In Kansas, about half the state's school districts have all-day kindergarten. Lawrence does not.
That may soon change.
"What we're doing now - half-day kindergarten - doesn't work for most people," said Rich Minder, a Lawrence school board member and head of the Success by 6 Coalition of Douglas County.
It's inconvenient for working parents who've struggled to find all-day child care, and it's a step backward for those who've taken advantage of early education programs.
"Here we are - piecing these systems together, getting kids ready to learn - and then what do we do?" he said. "We take them out of these (all-day) programs and put them in half-day kindergarten."
Until 2001-02, the Lawrence district had all-day kindergarten at Cordley, Kennedy, New York, Riverside and East Heights schools.
Budget pressures forced the district to cut classes back to half-day in 2002-03.
Today, board members want all-day kindergarten in every elementary school.
"Everybody's for it," Minder said. "It's hard to imagine any of my colleagues arguing against it."
The problem is funding. Switching from half- to all-day kindergarten would cost the district almost $1 million.
No one knows whether the Legislature will funnel that kind of money into the district's budget for 2006-07.
"It's not there now, that's for sure," said board member Cindy Yulich. "But there are other ways to make it work."
Proposals being considered, Yulich said, include:
¢ Phasing in all-day kindergarten over one to five years, starting with the elementary schools with the most at-risk students - Broken Arrow, Cordley, Hillcrest, Kennedy, New York, Pinckney and Woodlawn.
¢ Offsetting the district's costs by charging kindergartners' parents a monthly fee - between $109 and $154. Low-income families would be exempt.
"Going fee-based would work," Yulich said. "I think parents would snap it up."
There's not much to decide, she said, until after the Legislature comes up a school finance plan for 2006-07.
- 6News video: Lawrence School District plans for full day kindergarten
- On the street: Do you think the benefits of all-day kindergarten outweigh the costs?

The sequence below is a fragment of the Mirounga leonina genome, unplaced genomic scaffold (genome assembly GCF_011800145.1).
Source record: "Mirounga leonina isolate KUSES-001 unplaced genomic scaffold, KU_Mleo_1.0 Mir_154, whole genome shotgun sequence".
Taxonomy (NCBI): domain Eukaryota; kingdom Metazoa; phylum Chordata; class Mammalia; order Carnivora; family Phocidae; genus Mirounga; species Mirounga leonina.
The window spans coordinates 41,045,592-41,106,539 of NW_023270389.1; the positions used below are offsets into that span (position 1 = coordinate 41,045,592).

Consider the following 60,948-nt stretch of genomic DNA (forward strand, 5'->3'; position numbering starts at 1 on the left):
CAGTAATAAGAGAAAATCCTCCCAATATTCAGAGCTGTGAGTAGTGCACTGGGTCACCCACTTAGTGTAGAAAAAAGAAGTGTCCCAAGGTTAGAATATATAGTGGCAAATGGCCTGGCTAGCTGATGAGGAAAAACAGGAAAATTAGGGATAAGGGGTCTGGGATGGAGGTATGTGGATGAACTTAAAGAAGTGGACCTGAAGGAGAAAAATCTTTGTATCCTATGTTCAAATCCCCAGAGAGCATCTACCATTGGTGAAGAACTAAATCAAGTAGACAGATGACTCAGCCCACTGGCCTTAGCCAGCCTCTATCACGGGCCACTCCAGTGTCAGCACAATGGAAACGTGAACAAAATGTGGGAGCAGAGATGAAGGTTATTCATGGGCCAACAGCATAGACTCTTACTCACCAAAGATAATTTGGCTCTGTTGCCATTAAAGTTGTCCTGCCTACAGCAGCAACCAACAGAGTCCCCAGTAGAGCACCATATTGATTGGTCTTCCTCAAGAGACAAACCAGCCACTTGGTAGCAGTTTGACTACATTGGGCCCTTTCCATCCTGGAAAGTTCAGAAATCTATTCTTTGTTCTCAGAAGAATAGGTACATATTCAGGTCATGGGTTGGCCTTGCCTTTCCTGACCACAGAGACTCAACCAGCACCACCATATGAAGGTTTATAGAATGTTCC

- Funding main hurdle for all-day kindergarten (02-23-06)
- Chat with Randy Weseman, superintendent of Lawrence's public schools (02-22-06)
- Funding for all-day kindergarten encouraged
"I can't remember the last time we had a budget number by May 1," said Supt. Randy Weseman.
Weseman has warned that if the district doesn't know its state-aid numbers by mid-May, it would be hard-pressed to start all-day kindergarten in the fall.
According to district projections, next year's enrollment is expected to include 701 kindergartners. The district would have to hire 17 additional kindergarten teachers to make an all-day program.
Not every school would be able to accommodate additional students. Some kindergartners at Hillcrest, Sunflower, Sunset Hill, and Woodlawn likely would be bused to Centennial, New York or Langston Hughes schools.
Janice Nicklaus, executive director for educational programming for the district, said it's likely parents would want the option of half-day kindergarten.
"Some, I suspect, would choose half-day because they feel their children are not ready for that much academic activity in a day or that they need their rest time in the afternoon," she said.
Sherry Emerson's twins, now first-graders at Broken Arrow, were in half-day kindergarten last year.
"I actually preferred it," said Emerson, who's PTA president at Broken Arrow. "I think it's an easier transition, going from half-day kindergarten to first grade."
Others, she said, can hardly wait.
"Oh, I think all-day kindergarten is a great idea if the facilities are there - they're not at Broken Arrow," she said. "As of right now, if we went to all-day kindergarten, it would mean using a portable (classroom). That's fine, I guess, but it would be less than ideal."